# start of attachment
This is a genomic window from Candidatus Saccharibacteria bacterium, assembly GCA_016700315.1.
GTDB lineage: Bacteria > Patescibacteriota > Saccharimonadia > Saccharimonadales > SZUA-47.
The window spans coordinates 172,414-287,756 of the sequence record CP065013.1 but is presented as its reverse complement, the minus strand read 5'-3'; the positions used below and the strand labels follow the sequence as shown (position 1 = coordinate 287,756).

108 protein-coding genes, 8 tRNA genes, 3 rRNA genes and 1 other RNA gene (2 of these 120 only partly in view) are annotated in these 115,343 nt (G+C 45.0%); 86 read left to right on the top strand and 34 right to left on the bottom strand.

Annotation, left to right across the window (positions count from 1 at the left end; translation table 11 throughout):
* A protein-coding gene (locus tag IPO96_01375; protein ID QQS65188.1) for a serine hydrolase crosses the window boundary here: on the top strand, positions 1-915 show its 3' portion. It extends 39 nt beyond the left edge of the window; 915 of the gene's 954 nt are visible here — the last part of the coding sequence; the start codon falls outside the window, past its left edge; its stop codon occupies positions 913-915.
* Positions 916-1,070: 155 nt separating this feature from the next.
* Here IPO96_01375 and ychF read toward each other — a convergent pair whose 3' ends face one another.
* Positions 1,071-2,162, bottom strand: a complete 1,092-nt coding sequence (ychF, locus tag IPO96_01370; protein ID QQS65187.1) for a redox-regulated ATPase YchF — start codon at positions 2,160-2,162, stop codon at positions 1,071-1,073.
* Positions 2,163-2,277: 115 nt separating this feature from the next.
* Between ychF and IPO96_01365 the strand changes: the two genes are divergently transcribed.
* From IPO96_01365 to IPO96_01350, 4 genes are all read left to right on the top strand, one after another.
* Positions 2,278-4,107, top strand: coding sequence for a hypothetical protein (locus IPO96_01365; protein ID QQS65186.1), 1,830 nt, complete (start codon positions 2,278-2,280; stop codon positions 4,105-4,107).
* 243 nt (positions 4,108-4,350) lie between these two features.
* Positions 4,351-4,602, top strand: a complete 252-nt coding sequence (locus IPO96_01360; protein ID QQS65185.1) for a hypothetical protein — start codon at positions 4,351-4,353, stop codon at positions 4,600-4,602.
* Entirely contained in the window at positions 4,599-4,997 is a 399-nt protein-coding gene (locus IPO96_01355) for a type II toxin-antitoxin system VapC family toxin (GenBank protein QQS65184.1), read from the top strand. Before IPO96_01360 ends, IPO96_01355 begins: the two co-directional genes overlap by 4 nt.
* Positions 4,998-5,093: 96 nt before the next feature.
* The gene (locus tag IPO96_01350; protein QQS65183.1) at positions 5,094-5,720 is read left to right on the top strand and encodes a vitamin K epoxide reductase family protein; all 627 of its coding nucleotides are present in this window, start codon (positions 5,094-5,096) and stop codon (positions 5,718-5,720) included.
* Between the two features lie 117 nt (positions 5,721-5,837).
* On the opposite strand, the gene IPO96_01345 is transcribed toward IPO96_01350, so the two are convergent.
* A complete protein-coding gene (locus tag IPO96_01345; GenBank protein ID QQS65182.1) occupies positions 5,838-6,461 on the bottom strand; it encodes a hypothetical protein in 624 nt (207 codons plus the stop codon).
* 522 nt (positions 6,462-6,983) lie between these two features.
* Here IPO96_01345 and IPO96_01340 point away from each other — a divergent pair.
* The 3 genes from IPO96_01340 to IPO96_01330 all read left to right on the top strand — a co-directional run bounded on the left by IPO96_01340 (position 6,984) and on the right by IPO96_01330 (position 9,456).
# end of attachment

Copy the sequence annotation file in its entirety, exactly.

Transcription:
This is a genomic window from Candidatus Saccharibacteria bacterium, assembly GCA_016700315.1.
GTDB lineage: Bacteria > Patescibacteriota > Saccharimonadia > Saccharimonadales > SZUA-47.
The window spans coordinates 172,414-287,756 of the sequence record CP065013.1 but is presented as its reverse complement, the minus strand read 5'-3'; the positions used below and the strand labels follow the sequence as shown (position 1 = coordinate 287,756).

108 protein-coding genes, 8 tRNA genes, 3 rRNA genes and 1 other RNA gene (2 of these 120 only partly in view) are annotated in these 115,343 nt (G+C 45.0%); 86 read left to right on the top strand and 34 right to left on the bottom strand.

Annotation, left to right across the window (positions count from 1 at the left end; translation table 11 throughout):
* A protein-coding gene (locus tag IPO96_01375; protein ID QQS65188.1) for a serine hydrolase crosses the window boundary here: on the top strand, positions 1-915 show its 3' portion. It extends 39 nt beyond the left edge of the window; 915 of the gene's 954 nt are visible here — the last part of the coding sequence; the start codon falls outside the window, past its left edge; its stop codon occupies positions 913-915.
* Positions 916-1,070: 155 nt separating this feature from the next.
* Here IPO96_01375 and ychF read toward each other — a convergent pair whose 3' ends face one another.
* Positions 1,071-2,162, bottom strand: a complete 1,092-nt coding sequence (ychF, locus tag IPO96_01370; protein ID QQS65187.1) for a redox-regulated ATPase YchF — start codon at positions 2,160-2,162, stop codon at positions 1,071-1,073.
* Positions 2,163-2,277: 115 nt separating this feature from the next.
* Between ychF and IPO96_01365 the strand changes: the two genes are divergently transcribed.
* From IPO96_01365 to IPO96_01350, 4 genes are all read left to right on the top strand, one after another.
* Positions 2,278-4,107, top strand: coding sequence for a hypothetical protein (locus IPO96_01365; protein ID QQS65186.1), 1,830 nt, complete (start codon positions 2,278-2,280; stop codon positions 4,105-4,107).
* 243 nt (positions 4,108-4,350) lie between these two features.
* Positions 4,351-4,602, top strand: a complete 252-nt coding sequence (locus IPO96_01360; protein ID QQS65185.1) for a hypothetical protein — start codon at positions 4,351-4,353, stop codon at positions 4,600-4,602.
* Entirely contained in the window at positions 4,599-4,997 is a 399-nt protein-coding gene (locus IPO96_01355) for a type II toxin-antitoxin system VapC family toxin (GenBank protein QQS65184.1), read from the top strand. Before IPO96_01360 ends, IPO96_01355 begins: the two co-directional genes overlap by 4 nt.
* Positions 4,998-5,093: 96 nt before the next feature.
* The gene (locus tag IPO96_01350; protein QQS65183.1) at positions 5,094-5,720 is read left to right on the top strand and encodes a vitamin K epoxide reductase family protein; all 627 of its coding nucleotides are present in this window, start codon (positions 5,094-5,096) and stop codon (positions 5,718-5,720) included.
* Between the two features lie 117 nt (positions 5,721-5,837).
* On the opposite strand, the gene IPO96_01345 is transcribed toward IPO96_01350, so the two are convergent.
* A complete protein-coding gene (locus tag IPO96_01345; GenBank protein ID QQS65182.1) occupies positions 5,838-6,461 on the bottom strand; it encodes a hypothetical protein in 624 nt (207 codons plus the stop codon).
* 522 nt (positions 6,462-6,983) lie between these two features.
* Here IPO96_01345 and IPO96_01340 point away from each other — a divergent pair.
* The 3 genes from IPO96_01340 to IPO96_01330 all read left to right on the top strand — a co-directional run bounded on the left by IPO96_01340 (position 6,984) and on the right by IPO96_01330 (position 9,456).